Cloisonne is metal and enamel work that dates back to the middle ages. Here we will be exploring something of the history of cloisonne over the centuries and how different cultures have adapted it to imprint their own character on the art form.
Although cloisonne is produced by artists and artisans throughout the world the two leaders in cloisonne production are China and Japan.
What is cloisonne?
Cloisonne is the art of using metal and enamel to create works of art and jewelry. No one is exactly sure who came up with the idea but it is thought it developed essentially as a way to contain melted glass and gems within compartments that created patterns on small items. Small wires were attached to metal objects so they created compartments which are also called cells. The compartments were then filled with crushed glass or gems and the whole fired to melting point.
At first the wires were made of gold with powdered gems in between to create the colors. By necessity they were small pieces, some of the earliest ones found were decorative items. Sometimes silver was used and later brass and copper. As the process developed crushed glass and gems was replaced with enamel paste.
Some sources wonder if the wires were removed after the pieces were fired but later left in as an integral part of the pattern because of the attractive effect it created.
Because enamel or crushed glass shrinks when heated and melted, the process would need to be repeated to fill the cells and create the optimum pattern effect.
Possible time line in the history of Cloisonne
Depending which sources you believe there appears to be evidence that forms of cloisonne have been around for at least 4000 years.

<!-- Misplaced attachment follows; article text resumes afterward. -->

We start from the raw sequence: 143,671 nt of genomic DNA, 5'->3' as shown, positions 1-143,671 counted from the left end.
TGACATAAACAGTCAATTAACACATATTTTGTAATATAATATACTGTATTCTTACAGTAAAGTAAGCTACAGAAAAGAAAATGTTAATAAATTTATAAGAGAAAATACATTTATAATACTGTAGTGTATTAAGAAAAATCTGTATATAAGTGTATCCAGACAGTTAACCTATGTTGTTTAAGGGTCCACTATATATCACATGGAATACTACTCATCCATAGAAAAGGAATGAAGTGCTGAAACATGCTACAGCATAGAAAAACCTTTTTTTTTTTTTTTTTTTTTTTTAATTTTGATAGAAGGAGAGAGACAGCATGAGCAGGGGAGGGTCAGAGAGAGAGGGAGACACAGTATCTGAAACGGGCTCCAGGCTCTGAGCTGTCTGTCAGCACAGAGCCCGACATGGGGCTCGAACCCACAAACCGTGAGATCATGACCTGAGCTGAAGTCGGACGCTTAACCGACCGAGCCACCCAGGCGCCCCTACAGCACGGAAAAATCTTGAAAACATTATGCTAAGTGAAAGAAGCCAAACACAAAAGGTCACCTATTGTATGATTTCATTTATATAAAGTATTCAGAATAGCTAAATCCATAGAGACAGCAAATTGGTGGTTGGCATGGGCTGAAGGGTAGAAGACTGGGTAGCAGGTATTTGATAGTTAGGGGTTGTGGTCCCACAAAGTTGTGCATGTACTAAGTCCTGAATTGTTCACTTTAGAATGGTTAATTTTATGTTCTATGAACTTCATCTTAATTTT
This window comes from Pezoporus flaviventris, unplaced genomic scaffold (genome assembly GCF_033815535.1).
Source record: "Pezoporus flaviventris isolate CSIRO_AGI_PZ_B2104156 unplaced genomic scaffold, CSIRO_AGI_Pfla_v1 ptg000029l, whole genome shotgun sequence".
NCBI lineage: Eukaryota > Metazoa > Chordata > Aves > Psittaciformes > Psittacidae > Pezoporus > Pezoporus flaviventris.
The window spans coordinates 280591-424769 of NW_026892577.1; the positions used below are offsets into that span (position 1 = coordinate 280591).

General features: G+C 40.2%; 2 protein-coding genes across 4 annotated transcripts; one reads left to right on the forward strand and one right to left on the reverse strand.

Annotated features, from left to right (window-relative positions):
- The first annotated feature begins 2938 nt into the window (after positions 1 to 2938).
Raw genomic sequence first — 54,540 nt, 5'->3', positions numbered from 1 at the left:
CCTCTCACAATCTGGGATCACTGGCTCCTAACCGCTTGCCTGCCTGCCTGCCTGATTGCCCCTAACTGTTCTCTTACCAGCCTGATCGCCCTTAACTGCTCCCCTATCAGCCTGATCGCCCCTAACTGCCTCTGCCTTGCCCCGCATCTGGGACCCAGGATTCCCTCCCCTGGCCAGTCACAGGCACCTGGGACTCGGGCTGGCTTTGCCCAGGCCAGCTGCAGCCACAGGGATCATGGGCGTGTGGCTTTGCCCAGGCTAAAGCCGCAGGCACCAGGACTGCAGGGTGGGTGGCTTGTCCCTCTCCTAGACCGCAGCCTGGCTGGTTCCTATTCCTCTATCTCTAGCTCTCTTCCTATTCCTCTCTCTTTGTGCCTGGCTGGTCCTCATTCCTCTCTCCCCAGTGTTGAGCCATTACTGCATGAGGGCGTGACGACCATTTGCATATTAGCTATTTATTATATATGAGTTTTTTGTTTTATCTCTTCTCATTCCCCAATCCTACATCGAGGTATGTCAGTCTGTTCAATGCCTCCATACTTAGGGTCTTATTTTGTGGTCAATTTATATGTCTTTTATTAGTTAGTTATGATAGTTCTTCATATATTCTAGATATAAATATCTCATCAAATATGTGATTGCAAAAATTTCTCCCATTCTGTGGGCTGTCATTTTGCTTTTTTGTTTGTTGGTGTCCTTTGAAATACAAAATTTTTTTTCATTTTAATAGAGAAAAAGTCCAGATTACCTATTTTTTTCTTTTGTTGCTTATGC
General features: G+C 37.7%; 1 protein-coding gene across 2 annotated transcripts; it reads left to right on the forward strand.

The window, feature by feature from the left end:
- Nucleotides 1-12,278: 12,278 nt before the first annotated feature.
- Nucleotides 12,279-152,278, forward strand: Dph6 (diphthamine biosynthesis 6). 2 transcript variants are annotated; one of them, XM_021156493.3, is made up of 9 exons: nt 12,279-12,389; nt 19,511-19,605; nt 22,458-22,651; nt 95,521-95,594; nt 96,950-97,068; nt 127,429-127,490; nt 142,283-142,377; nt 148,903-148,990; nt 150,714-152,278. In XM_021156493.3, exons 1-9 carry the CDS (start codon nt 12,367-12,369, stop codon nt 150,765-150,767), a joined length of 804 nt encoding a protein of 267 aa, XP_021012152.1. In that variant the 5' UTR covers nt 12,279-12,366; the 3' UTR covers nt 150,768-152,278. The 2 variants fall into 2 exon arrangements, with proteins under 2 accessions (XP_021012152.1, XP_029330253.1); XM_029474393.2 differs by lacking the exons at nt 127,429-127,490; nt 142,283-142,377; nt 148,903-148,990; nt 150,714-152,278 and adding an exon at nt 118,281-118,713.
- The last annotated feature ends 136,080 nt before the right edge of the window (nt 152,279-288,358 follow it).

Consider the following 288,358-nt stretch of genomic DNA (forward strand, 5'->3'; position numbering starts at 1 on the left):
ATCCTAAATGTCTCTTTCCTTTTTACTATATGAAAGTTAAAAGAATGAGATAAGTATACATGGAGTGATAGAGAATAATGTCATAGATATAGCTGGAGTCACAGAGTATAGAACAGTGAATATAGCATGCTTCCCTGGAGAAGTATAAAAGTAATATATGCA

The early dates are based on archaeological finds.
- 2500 B.C Russia – filigree work in tombs.
- 1800 B.C. Ancient Egypt – neck plates
- 1300 B.C. Cyprus – rings
- up to 5th century A.D. used in decorating small objects and jewelry throughout Europe especially France, England, Russia and Italy, Egypt, Persia, Turkey, middle east and possibly India.
- 1360s – the silk trade opened trade routes from the Middle to the Far East especially to China – cloisonne introduced there in the Ming Dynasty.
- 1450-1457 – during the rule of the Jingtai emporor of China, the blue cloisonne known as ‘Jingtai Lan’ (blue of the Jingtai) became famous.
- Late 18th century China produced their finest cloisonne ware.
- 1868 artisan Tsukamoto Kaisuke used the first enamels and copper wire on pottery jars – previously only used on metal objects.
- 1850- 1911 – Mass exporting from China and to a much lesser degree from Japan, aimed at lucrative overseas market – these pieces were considered to be of inferior quality suitable for foreigners. The higher quality pieces retained internally. England and America in particular were eager to get their hands on genuine cloisonne pieces.
- 1650-1850 Japan – Japanese borders were deliberately closed to foreigners and foreign trade but a little cloisonne work was done by one family in Japan. The Hirata family headed by Hirata Hikoshiro (Buddhist name = Donin) is thought to have learned the cloisonne process from Dutchmen. The family were based in the ancient capital of Edo now = Kyoto.
- 1835 – is thought to be the first creation of cloisonne in Japan in the Nagoya area.
- 1855-1905 – Japan – early mass production of small cloisonne products were produced in the small village of Toshima, near Nagoya when multiple workshops were set up to create pieces for export. The village became known as Shippo-Mura or the Cloisonne Village, Shippo being the type of Japanese cloisonne made there.